½ tsp ground black pepper

1 egg, hard-boiled and diced

To make the dough, melt the lard on a low heat, place the flour into a bowl and make a well in the middle, pour the melted lard into this well and gradually incorporate the flour and the cold water until you have a formed a dough.

Leave this to rest in the fridge for at least 20 minutes. Whilst you are waiting for the old resting process, I suggest you crack on with making your empanada filling by frying the onion and garlic and red pepper in the olive oil, when soft and translucent turn up the heat and add the steak. Once all the steak is cooked add the red wine, spices and season with salt and pepper. Remove from the heat, stir in the hard-boiled egg and chill in the fridge until needed.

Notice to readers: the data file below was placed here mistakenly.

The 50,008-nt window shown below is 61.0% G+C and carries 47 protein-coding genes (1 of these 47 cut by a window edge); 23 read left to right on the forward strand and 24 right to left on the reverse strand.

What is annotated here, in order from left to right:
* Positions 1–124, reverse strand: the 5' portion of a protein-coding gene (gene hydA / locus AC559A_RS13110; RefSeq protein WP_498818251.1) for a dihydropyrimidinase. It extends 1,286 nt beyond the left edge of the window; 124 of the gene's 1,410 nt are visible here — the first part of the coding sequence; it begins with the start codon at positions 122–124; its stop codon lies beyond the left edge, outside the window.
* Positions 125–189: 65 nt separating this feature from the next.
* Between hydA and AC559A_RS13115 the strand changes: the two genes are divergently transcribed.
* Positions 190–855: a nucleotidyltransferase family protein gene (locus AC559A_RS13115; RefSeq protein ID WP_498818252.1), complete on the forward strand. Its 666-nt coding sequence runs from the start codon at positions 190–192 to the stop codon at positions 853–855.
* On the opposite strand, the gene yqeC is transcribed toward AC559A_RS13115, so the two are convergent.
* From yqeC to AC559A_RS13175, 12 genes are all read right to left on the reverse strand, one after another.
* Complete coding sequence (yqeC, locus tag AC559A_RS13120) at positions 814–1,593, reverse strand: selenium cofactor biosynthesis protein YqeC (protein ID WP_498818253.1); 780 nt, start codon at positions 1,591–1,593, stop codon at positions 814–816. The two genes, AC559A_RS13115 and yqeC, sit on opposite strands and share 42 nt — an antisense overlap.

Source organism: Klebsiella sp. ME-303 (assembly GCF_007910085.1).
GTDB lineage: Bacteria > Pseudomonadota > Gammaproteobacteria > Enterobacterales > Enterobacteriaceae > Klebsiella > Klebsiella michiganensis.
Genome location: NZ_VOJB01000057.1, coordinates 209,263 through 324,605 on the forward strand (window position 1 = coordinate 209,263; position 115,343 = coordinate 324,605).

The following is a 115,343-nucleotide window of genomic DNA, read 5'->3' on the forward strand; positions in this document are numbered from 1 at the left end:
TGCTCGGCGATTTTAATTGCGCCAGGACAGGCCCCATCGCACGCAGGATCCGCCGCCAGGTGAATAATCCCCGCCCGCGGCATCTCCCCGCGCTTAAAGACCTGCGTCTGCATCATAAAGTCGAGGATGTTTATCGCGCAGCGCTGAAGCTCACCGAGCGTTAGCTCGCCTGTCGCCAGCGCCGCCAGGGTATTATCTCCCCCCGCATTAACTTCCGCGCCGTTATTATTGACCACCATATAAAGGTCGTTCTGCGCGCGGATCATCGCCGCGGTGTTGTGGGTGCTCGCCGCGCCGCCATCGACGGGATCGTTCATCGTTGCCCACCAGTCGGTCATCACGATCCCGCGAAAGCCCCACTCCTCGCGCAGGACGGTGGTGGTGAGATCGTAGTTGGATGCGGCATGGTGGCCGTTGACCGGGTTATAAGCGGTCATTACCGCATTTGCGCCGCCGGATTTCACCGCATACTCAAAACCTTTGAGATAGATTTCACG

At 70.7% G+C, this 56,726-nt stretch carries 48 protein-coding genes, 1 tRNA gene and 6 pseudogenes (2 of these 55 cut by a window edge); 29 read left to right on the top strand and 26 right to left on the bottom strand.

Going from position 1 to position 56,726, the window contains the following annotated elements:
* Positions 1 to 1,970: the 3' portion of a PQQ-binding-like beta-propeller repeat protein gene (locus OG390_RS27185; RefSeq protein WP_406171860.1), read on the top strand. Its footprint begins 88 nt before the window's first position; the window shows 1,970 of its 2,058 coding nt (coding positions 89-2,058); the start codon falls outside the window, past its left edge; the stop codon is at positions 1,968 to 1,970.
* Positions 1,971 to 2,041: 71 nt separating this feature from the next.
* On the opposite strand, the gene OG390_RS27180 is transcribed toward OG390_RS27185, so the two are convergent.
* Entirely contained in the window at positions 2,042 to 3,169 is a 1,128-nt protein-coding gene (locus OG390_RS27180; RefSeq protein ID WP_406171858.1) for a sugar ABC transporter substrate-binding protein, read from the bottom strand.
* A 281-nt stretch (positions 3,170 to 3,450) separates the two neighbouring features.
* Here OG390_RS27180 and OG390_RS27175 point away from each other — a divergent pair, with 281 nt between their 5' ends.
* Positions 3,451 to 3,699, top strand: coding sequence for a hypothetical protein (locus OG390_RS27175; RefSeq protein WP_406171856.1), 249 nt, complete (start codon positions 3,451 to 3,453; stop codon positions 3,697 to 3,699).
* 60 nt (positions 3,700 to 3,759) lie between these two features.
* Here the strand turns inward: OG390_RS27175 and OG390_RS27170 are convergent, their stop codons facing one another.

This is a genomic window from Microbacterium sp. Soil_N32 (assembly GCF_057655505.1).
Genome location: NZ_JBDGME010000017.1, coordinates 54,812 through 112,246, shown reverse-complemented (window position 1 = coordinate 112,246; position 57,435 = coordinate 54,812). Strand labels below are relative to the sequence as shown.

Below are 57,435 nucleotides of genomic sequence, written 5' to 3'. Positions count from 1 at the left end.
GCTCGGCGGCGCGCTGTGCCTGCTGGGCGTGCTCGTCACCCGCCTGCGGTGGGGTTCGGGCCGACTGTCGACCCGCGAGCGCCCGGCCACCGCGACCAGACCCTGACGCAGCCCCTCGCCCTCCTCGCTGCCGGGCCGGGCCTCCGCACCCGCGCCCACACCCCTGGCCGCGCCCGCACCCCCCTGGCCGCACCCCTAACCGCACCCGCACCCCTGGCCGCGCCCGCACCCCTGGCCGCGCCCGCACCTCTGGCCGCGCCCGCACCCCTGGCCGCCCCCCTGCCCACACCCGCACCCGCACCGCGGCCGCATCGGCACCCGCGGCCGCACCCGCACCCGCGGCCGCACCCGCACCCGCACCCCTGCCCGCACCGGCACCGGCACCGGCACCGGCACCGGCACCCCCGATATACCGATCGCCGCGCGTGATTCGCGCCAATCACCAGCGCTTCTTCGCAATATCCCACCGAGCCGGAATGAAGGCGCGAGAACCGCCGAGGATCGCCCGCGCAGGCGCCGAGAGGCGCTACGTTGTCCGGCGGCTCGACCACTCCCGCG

Take the dough out of the fridge and on a well floured surface roll out a thin sheet. Use something round to a diameter of about 5 inches to cut out even circles, have a look around in your kitchen, maybe a saucer/bowl? When you have your circles cut out place about a tablespoon of the cooled empanada mixture in the middle, fold in half and then fold the edges over so that your empanada resembles a pasty.

  

When you’ve shaped all your empanada, grill on a high heat until golden, turning over to allow to cook on the other side (about 7 minutes on each side).

I had this with roast carrot and cumin salad, and tomato salsa.

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Sweet Basil’s Risotto Ball Stall